Compulsion | PO Box 19577 | Kilbarchan |Johnstone | PA10 2WX | Scotland | UK



The Joy of Nature - The Empty Circle Part 1

The Empty Circle Part 1, subtitled 'Swirling Lands of Disquiet and Catharsis' is the first part of a trilogy, corresponding to the three main alchemical phases: Nigredo, Albedo and Rubedo. The Empty Circle Part 1 relates to the phase of Nigredo, a stage of blackening associated with reflection and self-examination. It's perhaps not surprising then that the latest rlease from this Azores based project is imbued with a feeling of melancholy. On The Empty Circle, Luis Couto, the principal player and multi-instrumentalist employs a vast array of instruments (acoustic guitars, flutes) to Alpine zithers, Irish harps, gemshorn, kantele. A number of guests are featured including vocalists and pianist Ana Salome.

The Empty Circle tends towards an atmospheric folk sound, largely derived from zithers and bowed psaltery, bells and chimes. Guitars, flutes and drones feature heavily too. It's particularly organic in its approach; the entire album evolves through a rich tapestry of sounds, woven with the assorted instrumentation and field recordings that underpin many of the tracks. It's not particularly song based, but is adept at creating an atmosphere that is archaic and mystical and given the death march performed early on with zithers the mood is serene and ominous.

The use of field recordings is prevalent throughout, and, in particular, on 'The Womb, Pt. 1', 'And Then The Clock Appeared' and 'The Womb, Pt. 2'. Both versions of 'The Womb' edge towards ambient atmospherics with Part 1 taken to a more eerie mystical realm largely as a result of Conceicao Raposo's wailing ritual tones over plucked harp strings, while the frosted atmospheric hum of Part 2 is accompanied by the sound of rainfall amidst acoustic guitar, piano and bunched melodies.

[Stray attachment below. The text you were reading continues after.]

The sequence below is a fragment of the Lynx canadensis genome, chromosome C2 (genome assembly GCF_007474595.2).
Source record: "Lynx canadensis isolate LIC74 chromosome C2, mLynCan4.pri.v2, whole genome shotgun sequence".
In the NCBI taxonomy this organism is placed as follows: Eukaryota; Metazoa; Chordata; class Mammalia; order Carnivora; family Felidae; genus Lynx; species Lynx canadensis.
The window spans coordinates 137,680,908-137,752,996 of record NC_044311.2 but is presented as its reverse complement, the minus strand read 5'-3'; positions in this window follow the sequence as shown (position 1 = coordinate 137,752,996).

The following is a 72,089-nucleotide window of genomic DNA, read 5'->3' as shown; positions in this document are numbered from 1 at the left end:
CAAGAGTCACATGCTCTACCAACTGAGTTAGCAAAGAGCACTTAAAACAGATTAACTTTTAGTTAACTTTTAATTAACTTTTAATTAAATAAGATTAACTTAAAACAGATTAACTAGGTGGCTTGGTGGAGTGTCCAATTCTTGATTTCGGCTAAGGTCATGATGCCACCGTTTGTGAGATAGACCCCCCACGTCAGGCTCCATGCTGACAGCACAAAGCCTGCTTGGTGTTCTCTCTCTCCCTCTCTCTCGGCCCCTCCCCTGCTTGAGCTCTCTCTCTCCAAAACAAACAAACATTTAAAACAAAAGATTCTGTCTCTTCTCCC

'The Dew From Erased Days' features lightly effected whispered voices over faint acoustic strum and tin whistle returning to layers of unaccompanied treated voices, closing with massed chants. 'Dissolving Memories Into Grey Skies' similarly, foregoes rhythm for flurries of shakers and chimes with a soft flute melody.

On 'The Cyclical Return of Wolves and Blacksmiths' the archaic strings, and heavy guitar droning that coalesce around the strong hand percussion and murmured vocals comes across like Mother Destruction and Waldteufel. The same goes for 'In The Kingdom of the Blind' where forceful percussive rhythms give way to lightly sprinkled strings and horns and brief vocals. The flute, guitar and drum patterns of 'Absinthe, Tea and the Memory of Autum Leaves Falling' carries a feeling of mediaeval processional music that segues into brass band festival music.

The main thrust of The Empty Circle stems from the zithers, chimes guitars and percussion that beat at the heart of these compositions. Elements of folk, experimental and ambient can be found amidst the music of The Joy of Nature but the esoteric content puts them on a par with C.O.T.A. or Waldteufel but given their Portuguese heritage the main comparison The Joy of Nature will elicit is, as others have noted, with Sangre Cavallum. There's a shared love of Portuguese tradition and while Sangre Cavallum appear more traditional The Joy of Nature draw in a far broader range of influences to their open-ended and loose compositions. Things may become clearer as the other two volumes surface but, for now, my preference lies with the other acts mentioned. For more information go to www.geocities.com/ahnstern or www.steinklang-records.at